Put Out More Flags. By Evelyn Waugh. (Chapman and Hall, 8s.) Young Art and Old Hector. By Neil M. Gunn. (Faber, 8s. 6d.) V for Vengeance. By Dennis Wheatley. (Hutchinson, 10s. 6d.) Lost Fields. By Michael MeLaverty. (Cape, 7s. 6d.)
Reviewed by FRANCIS BURDETT MR. Evelyn Waugh's great gift is his ability to recreate vividly and wittily a situation. Such
novels as Decline and Fall and Vile Bodies depicted unforgettablY a passing phase, however much in those phases may have been regrettable, the author managed to wring out of them the last ounce of fun for the delight of his readers. Even, one imagines, the most shocked could hardly sepress a chuckle.
Put Out More Flags is, on the contrary, wholly without fun. It is tragic with a sickening and destructive
tragedy. It tells of rottenness that cries to heaven for a merciful and quick extinction. The billeting episodes, where Basil makes money by blackmailing decent and innocent people by the threat of imposing on them three far from decent children, have a peculiar horror of their own; the implications are unbearable. Each character seems eaten by some hidden or exposed cancer whose growth is helped by the atmosphere of the present war.
It is, no doubt, the author's sensitive sincerity that forbids him to give relief in a picture of a world in which he sees no relief.
YOUNG Art and Old Hector is as near perfection, in its own way, as any author is likely to get. Simple, spontaneous, original, never dull and sometimes entrancing. Young Art was, l'or most of the hook. the youngest member of a Highland crofter's family. He is intelligent, inn scent and eight
years old. He is bursting with life and very aware of the baffling problems that life presents at every moment of the day. He finds an understanding friend in Old Hector; Hector is well on in the seventies and full of the kindly wisdom and under standing that age bestows on the right sort of character.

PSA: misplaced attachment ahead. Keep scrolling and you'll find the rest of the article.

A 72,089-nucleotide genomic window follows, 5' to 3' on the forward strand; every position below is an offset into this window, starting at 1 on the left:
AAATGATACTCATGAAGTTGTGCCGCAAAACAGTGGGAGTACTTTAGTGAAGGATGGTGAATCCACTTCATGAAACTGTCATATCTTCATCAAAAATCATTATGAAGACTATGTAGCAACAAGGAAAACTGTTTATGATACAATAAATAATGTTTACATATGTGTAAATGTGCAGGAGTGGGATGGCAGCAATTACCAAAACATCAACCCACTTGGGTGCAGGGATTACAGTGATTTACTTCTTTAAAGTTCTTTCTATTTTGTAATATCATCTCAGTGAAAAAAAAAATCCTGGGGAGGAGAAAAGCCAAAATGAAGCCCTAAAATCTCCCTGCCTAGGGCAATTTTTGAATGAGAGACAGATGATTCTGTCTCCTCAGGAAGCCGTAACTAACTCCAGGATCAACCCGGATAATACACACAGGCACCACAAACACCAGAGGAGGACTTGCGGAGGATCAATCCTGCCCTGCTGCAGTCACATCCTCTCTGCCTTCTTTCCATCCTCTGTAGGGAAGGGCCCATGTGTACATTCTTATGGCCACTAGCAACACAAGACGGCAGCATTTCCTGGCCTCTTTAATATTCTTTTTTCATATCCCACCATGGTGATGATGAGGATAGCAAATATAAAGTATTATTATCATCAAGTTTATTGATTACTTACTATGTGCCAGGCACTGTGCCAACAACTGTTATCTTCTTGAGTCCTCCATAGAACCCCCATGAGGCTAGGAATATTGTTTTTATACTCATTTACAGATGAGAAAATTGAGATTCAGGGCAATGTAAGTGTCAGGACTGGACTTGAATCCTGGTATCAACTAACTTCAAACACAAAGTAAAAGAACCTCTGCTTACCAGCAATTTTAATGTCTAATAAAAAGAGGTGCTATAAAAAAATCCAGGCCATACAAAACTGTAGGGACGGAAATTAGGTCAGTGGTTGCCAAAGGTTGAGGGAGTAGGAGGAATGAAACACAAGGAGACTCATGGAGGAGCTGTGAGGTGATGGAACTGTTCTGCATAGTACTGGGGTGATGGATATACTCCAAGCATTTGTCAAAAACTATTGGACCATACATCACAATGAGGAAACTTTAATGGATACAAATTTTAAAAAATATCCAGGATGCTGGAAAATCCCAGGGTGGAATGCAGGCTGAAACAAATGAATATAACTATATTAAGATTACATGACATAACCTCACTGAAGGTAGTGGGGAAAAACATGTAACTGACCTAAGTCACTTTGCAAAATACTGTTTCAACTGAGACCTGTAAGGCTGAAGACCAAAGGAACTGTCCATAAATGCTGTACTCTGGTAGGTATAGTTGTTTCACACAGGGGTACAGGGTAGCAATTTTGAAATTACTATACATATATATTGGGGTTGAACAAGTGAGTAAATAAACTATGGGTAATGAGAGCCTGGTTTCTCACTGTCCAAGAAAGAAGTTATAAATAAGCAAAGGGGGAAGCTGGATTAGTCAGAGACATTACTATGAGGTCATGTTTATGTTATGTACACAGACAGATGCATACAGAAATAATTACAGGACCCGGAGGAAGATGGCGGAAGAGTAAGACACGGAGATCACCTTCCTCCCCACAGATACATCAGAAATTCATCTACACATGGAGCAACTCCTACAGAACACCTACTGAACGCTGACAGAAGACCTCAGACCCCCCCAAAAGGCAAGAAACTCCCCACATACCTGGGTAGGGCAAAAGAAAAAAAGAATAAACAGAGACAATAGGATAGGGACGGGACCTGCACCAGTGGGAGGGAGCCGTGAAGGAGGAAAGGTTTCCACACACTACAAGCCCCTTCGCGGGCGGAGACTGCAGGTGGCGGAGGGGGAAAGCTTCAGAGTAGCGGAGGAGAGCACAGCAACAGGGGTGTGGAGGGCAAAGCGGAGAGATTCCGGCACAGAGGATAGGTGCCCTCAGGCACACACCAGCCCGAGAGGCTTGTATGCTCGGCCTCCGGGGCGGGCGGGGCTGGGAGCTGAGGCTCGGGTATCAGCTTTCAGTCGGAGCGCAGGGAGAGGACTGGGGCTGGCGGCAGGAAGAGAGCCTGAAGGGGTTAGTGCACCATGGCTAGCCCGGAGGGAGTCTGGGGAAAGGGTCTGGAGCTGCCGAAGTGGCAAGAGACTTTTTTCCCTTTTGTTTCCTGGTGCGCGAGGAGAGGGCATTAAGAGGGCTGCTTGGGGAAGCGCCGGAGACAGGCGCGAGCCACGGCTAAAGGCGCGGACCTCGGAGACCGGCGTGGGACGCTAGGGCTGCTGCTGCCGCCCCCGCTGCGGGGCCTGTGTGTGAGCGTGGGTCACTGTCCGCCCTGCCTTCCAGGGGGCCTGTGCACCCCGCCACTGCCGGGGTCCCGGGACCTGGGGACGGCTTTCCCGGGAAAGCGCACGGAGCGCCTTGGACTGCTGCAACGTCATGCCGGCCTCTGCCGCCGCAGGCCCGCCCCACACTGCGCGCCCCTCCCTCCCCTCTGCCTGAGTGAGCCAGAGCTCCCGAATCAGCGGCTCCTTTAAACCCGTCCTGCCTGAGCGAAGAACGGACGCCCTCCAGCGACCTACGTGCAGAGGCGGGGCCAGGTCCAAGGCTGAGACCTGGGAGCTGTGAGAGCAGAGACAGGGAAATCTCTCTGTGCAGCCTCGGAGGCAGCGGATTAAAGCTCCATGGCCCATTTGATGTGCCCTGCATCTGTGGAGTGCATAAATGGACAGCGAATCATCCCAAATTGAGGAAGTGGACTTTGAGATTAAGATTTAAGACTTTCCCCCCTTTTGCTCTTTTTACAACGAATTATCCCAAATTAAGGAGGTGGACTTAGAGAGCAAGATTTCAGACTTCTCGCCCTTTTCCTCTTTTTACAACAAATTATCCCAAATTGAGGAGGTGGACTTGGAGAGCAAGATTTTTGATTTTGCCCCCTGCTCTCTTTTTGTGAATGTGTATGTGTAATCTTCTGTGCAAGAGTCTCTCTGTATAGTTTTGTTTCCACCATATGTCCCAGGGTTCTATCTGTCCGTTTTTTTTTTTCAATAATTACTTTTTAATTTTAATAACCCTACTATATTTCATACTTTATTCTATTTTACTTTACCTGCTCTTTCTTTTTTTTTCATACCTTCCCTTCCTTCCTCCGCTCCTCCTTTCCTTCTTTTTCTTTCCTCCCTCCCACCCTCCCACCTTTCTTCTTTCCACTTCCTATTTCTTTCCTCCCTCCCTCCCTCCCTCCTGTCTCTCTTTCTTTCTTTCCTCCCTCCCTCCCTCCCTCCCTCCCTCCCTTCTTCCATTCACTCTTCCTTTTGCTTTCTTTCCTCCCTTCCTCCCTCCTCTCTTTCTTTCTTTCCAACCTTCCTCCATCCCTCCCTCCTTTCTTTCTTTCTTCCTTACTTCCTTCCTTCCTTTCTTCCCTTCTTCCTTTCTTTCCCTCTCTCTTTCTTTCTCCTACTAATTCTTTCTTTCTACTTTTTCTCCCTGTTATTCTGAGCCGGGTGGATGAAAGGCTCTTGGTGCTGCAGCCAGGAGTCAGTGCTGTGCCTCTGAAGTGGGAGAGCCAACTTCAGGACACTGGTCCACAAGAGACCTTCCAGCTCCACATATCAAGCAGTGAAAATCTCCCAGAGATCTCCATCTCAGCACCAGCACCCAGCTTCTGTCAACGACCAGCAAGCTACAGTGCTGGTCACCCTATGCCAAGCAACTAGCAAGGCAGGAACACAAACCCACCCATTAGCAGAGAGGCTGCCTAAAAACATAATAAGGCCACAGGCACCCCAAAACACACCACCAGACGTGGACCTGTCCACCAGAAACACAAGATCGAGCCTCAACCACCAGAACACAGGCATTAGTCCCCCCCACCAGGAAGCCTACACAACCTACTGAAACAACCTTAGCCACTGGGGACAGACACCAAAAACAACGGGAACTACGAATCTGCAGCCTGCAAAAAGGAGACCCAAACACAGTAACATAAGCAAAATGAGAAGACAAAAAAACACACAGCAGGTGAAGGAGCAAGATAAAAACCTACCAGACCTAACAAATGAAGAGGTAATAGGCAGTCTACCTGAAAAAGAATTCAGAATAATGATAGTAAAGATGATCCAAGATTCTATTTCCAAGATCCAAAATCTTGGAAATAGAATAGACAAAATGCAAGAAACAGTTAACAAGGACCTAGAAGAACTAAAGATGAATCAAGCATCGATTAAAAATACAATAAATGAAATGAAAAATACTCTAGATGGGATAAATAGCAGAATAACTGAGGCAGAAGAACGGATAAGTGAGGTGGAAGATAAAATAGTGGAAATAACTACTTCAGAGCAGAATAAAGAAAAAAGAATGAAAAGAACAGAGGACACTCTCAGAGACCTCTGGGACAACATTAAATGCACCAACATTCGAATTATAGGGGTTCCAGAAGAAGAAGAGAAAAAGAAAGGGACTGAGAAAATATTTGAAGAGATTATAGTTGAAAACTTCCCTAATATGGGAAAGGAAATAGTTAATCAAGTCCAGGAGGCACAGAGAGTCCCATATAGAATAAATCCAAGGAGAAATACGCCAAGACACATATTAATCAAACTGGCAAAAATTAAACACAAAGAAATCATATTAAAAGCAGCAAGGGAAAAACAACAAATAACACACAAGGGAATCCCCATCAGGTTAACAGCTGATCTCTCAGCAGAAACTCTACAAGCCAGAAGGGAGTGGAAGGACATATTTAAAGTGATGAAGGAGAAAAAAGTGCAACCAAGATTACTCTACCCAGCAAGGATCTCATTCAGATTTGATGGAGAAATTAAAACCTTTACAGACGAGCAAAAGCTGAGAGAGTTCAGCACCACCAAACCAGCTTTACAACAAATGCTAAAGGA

Each chapter details some episode in Art's life and Hector's part is important. There is the episode. of the illicit still in which Art plays a crucial if not wholly understanding role, and Hector shows his quality. To pass the time until the spirit is ready, or the gaugers come. Red Dougal, an accomplice, teases Hector with being " the very fount and origin or law-breaking
and all that's wrong." " Law-bit:ek
ing, yes," said Old 1-lector. " But
wrong is a difficult word. Many a
day I have pondered over it, bus I am not sure that I have found the answer." He expounds a sincere philosophy which must appeal to any in whom a spark of independence may remain. Laws are necessary and to break them is wrong. But a law can be wrong.
Where all is so good each reader will discover for himself what to him is the best.
IN V for Vengeance Mr. Wheatley A makes a good story of the thriller type out of • conditions in Occupied France. Gregory Sallust and his Russian friend Stefan Kuporovitch work in collaboration with a French
woman, Madeleine Lavalliere. They seek to obstruct the hated German in any and every way. There are thrills, adventures and murders and brutality.
r OST Fields gives us the life of a Li poor family in Belfast. Johnny, the father of a family, loses his job
when the mill closes down. They have always been a decent and independent family but poverty presses and, once the bailiffs are in, the ortly hope is that Johnny's mdthei with her oldage pension shall leave the country cottage that she loves and the graves of those dear to her and bring the help of her pension to the hard-pressed family. She does so and the sacrifices that it entails on both sides and the efforts mutually made to hide them are brilliantly narrated.
It is a grim and sad picture but an
invigorating one. They are Catholics and Catholicism is taken for granted in a very realistic and satisfying way. A vivid, tense, restrained and moving book.